Published: July 17, 2021
With a fleet of 5,000 vehicles, the company aims to achieve carbon neutrality by 2045
“Public transport is part of the solution to climate change. This Strategy Defines How We Will Be a Zero Net Emissions Business by 2045“
The sentence is one of the key strategic pillars of Go-Ahead, an international transport conglomerate and one of the UK’s leading public transport providers.
Achieving carbon neutrality by 2045 tends to instead convert the entire fleet of 5,000 buses in the UK to zero-emissions vehicles by 2035. This would represent a 75% reduction in the transportation operator’s emissions. MORE: If the targets were achieved, they would be five years earlier than those set by the UK government.
In a press release, the group defines its demand goals as the most ambitious in the region, and states that they will be achieved through a combination of investments in zero-carbon technology, combating waste and the recycling of materials. There will be a significant increase in utilization and recycling.
In addition, the Go-Ahead business transition will be accompanied by initiatives that encourage active travel.”And the company now calls on the government to encourage the transition from car use to walking, cycling and public transport”, the text says.
The technology at the heart of Go-Ahead’s strategy will be a complete shift from diesel power to zero-carbon modes of transportation – including electric power and hydrogen.
Benchmarks on Go-Ahead’s path to decarbonization include a number of actions, starting with converting its entire fleet of 5,000 UK buses to zero-emissions vehicles by 2035.
The group also promises a carbon-free rail fleet by 2035. Yes, because in addition to operating bus services in the UK as well as Ireland and Singapore, Go-Ahead is also active in UK rail operations, where it accounts for more than 30% of all passenger train travel. Internationally, it operates rail contracts in Norway and Germany.
By 2025, the company will seek to improve air quality through a 17% reduction in carbon monoxide emissions, 49% reduction in hydrocarbons, 63% reduction in nitrogen oxides and 55% reduction in vehicular particulates.
Another point highlighted by the transport operator is to achieve a 25% reduction in water use by 2025.Through a significant reduction in leakage, with responsible management in all operations.”
Completing the list of references that constitute Go-Ahead’s strategic pillars is a significant improvement in energy efficiency across all of its facilities by 2035, and a reduction in total waste volume and 60% of waste recycling by 2025.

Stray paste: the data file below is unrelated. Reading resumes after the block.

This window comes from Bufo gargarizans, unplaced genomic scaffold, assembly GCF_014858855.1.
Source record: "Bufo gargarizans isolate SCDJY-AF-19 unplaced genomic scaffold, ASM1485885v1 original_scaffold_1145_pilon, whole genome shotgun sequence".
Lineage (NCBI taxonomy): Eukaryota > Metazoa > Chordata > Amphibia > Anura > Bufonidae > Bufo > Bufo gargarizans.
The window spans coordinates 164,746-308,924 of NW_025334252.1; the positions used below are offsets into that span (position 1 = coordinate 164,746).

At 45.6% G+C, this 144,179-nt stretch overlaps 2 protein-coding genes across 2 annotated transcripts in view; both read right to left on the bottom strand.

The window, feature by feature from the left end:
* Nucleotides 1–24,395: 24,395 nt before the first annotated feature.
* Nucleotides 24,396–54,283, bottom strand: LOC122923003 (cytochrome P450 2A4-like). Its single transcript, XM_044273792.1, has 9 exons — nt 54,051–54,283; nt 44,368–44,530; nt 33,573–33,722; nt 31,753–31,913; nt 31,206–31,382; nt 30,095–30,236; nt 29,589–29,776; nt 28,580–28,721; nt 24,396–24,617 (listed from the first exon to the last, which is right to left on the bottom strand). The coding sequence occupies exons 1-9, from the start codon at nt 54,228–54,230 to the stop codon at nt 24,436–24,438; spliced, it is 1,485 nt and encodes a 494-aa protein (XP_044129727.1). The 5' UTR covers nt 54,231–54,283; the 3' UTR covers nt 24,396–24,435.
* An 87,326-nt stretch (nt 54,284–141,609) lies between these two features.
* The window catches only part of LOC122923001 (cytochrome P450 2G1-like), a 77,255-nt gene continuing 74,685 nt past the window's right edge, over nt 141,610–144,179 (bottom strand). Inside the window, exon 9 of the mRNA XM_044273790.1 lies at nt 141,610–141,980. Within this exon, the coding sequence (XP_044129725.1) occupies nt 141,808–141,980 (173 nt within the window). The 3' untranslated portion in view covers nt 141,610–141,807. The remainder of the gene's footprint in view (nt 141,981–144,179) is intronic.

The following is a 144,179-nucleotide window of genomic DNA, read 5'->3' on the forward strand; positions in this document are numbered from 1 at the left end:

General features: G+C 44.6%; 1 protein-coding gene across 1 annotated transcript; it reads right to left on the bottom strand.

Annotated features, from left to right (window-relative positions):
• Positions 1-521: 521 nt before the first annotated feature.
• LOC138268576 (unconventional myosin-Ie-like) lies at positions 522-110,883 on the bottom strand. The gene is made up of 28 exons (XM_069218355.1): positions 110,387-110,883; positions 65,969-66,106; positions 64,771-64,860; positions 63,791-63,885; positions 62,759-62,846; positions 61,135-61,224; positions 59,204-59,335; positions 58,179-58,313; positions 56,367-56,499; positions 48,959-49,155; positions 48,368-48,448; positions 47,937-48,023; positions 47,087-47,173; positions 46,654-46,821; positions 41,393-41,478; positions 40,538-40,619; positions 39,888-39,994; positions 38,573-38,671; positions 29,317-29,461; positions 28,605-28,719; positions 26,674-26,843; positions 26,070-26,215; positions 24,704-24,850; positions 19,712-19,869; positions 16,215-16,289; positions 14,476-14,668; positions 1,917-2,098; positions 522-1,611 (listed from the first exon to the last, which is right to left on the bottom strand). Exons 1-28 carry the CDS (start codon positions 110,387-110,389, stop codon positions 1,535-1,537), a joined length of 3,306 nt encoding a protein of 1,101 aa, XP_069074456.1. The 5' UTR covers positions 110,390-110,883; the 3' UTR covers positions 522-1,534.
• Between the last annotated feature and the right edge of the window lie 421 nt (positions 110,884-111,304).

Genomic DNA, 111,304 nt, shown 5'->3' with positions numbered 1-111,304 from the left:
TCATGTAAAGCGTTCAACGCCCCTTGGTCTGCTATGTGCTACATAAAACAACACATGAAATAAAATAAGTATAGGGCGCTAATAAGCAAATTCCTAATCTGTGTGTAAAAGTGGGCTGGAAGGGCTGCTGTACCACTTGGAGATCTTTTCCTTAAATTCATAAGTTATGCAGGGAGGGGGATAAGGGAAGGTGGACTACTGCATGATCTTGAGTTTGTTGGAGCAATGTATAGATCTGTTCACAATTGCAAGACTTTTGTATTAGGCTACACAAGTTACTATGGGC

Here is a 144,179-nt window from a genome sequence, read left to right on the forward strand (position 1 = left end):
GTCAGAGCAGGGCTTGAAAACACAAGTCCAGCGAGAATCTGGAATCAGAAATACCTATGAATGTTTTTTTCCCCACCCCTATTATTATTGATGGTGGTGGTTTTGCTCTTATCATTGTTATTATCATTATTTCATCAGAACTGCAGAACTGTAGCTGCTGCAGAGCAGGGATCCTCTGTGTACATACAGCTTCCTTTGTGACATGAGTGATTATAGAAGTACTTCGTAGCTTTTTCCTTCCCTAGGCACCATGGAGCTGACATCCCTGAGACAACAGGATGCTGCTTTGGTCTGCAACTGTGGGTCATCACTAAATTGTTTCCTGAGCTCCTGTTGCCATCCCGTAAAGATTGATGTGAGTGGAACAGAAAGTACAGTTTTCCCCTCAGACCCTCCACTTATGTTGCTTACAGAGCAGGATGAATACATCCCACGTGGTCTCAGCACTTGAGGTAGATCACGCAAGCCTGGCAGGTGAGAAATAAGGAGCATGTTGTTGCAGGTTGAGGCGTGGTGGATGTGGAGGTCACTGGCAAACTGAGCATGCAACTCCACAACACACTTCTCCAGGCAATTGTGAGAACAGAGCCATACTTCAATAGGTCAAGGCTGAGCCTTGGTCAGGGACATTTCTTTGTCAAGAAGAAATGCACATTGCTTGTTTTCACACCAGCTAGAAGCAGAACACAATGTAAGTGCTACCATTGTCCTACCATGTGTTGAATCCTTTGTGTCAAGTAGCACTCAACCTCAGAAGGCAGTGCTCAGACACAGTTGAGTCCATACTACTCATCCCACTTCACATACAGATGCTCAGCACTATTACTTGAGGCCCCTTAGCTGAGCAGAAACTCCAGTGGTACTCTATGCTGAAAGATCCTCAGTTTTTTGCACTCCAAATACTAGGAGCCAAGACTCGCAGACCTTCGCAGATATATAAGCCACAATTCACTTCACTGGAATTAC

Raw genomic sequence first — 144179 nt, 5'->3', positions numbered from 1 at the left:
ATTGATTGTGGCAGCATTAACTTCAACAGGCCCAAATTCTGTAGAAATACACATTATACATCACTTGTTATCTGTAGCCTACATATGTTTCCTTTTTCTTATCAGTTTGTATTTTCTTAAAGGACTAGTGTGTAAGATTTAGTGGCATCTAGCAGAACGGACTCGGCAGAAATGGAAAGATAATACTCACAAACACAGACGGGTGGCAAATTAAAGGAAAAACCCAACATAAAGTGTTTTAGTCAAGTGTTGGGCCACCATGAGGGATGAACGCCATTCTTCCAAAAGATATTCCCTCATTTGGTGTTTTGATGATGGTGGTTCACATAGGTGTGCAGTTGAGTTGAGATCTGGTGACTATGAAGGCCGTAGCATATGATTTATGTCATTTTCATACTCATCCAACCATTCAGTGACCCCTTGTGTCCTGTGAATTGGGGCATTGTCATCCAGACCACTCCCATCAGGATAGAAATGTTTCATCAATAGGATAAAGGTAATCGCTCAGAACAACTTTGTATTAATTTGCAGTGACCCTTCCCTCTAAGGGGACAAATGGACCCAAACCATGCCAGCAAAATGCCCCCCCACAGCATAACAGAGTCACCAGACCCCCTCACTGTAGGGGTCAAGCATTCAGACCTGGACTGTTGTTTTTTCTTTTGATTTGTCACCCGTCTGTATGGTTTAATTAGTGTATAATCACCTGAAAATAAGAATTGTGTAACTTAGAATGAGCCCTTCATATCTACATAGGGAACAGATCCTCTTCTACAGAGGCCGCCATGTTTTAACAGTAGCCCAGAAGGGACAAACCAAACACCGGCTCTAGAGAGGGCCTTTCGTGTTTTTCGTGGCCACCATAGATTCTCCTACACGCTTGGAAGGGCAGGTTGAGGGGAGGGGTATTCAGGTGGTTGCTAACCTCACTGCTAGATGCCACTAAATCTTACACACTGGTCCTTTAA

o CEO Do Go-Ahead Group, David Brown, Destaca: “Climate change is one of the biggest challenges facing the society and to tackle it we have to radically change the way we travel. If we are serious about protecting the health of our planet, companies like ours must show leadership“
David Brown complete: “Our climate change plan is ambitious but achievable, and in line with international goals of limiting any increase in global temperature to 1.5 °C. We will play our part by decarbonizing our business and investing in environmentally sustainable technologies. We hope that our commitment will be in line with sweeping changes in public transport policy, encouraging people to cycle or ride whenever possible, using buses and trains as an alternative, but using a car only if when absolutely necessary.“
In its statement distributed this week, Go-Ahead says it is committed to investing in leading technology with environmental goals. “The group operates the UK’s first air-filtered buses, which remove air pollution while traveling on the streets of Southampton. Buses with geofencing technology automatically switch to zero carbon mode upon entering Brighton city centre, and we are testing solar panels on buses in the UK and Singapore..
This summer, Go-Ahead expects to deploy “bus to grid” electricity at Northumberland Park depot in north London. Bus to Grid (or Bus2Grid) is an intelligent technology that provides bidirectional charging capable of feeding the electrical grid. The energy stored in an electric vehicle’s battery is sent back to the grid, recharged when demand is low, and is fed into the grid when demand is high.
The project, in partnership with SSE Enterprise, BYD, Leeds University and UK Power Networks, will transform the bus depot into a virtual power station, with electric bus batteries capable of powering the grid at peak times.
Northumberland Park is the largest electric bus depot in Europe. A preliminary trial will use the batteries of 28 double-decker buses, which are capable of returning more than one megawatt of energy to the grid.
Alexander Pelagi, journalist specializing in transportation
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